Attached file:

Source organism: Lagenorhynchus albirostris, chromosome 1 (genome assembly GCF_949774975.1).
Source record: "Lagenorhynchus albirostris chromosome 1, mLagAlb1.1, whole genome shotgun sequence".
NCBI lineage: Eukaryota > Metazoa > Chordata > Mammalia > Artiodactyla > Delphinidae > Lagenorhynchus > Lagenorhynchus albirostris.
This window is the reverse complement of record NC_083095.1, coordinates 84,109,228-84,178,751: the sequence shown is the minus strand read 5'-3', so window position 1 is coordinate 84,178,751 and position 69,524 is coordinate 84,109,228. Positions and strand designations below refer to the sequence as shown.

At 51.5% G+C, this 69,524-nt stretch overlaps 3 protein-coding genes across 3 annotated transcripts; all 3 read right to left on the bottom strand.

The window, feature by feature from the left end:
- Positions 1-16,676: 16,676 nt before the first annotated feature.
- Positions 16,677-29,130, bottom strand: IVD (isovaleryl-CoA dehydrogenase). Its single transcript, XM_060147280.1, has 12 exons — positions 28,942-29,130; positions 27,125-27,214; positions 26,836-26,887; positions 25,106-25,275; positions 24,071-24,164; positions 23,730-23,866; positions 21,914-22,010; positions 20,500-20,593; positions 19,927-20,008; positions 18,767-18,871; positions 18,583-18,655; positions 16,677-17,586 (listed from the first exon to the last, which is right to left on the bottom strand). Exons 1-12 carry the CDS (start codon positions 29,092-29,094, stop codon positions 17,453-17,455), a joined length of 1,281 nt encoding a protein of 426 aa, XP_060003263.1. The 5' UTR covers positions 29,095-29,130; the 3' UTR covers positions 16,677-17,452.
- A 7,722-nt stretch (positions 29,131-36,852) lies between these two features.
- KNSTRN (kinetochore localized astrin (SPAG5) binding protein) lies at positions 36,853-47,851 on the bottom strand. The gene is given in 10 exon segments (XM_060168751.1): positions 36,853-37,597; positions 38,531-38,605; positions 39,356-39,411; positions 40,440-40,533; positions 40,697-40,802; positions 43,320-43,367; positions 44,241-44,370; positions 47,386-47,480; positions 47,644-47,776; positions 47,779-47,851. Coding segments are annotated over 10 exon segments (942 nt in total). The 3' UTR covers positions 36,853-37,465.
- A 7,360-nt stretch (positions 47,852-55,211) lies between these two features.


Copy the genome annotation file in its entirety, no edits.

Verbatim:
Source organism: Lagenorhynchus albirostris, chromosome 1 (genome assembly GCF_949774975.1).
Source record: "Lagenorhynchus albirostris chromosome 1, mLagAlb1.1, whole genome shotgun sequence".
NCBI lineage: Eukaryota > Metazoa > Chordata > Mammalia > Artiodactyla > Delphinidae > Lagenorhynchus > Lagenorhynchus albirostris.
This window is the reverse complement of record NC_083095.1, coordinates 84,109,228-84,178,751: the sequence shown is the minus strand read 5'-3', so window position 1 is coordinate 84,178,751 and position 69,524 is coordinate 84,109,228. Positions and strand designations below refer to the sequence as shown.

At 51.5% G+C, this 69,524-nt stretch overlaps 3 protein-coding genes across 3 annotated transcripts; all 3 read right to left on the bottom strand.

The window, feature by feature from the left end:
- Positions 1-16,676: 16,676 nt before the first annotated feature.
- Positions 16,677-29,130, bottom strand: IVD (isovaleryl-CoA dehydrogenase). Its single transcript, XM_060147280.1, has 12 exons — positions 28,942-29,130; positions 27,125-27,214; positions 26,836-26,887; positions 25,106-25,275; positions 24,071-24,164; positions 23,730-23,866; positions 21,914-22,010; positions 20,500-20,593; positions 19,927-20,008; positions 18,767-18,871; positions 18,583-18,655; positions 16,677-17,586 (listed from the first exon to the last, which is right to left on the bottom strand). Exons 1-12 carry the CDS (start codon positions 29,092-29,094, stop codon positions 17,453-17,455), a joined length of 1,281 nt encoding a protein of 426 aa, XP_060003263.1. The 5' UTR covers positions 29,095-29,130; the 3' UTR covers positions 16,677-17,452.
- A 7,722-nt stretch (positions 29,131-36,852) lies between these two features.
- KNSTRN (kinetochore localized astrin (SPAG5) binding protein) lies at positions 36,853-47,851 on the bottom strand. The gene is given in 10 exon segments (XM_060168751.1): positions 36,853-37,597; positions 38,531-38,605; positions 39,356-39,411; positions 40,440-40,533; positions 40,697-40,802; positions 43,320-43,367; positions 44,241-44,370; positions 47,386-47,480; positions 47,644-47,776; positions 47,779-47,851. Coding segments are annotated over 10 exon segments (942 nt in total). The 3' UTR covers positions 36,853-37,465.
- A 7,360-nt stretch (positions 47,852-55,211) lies between these two features.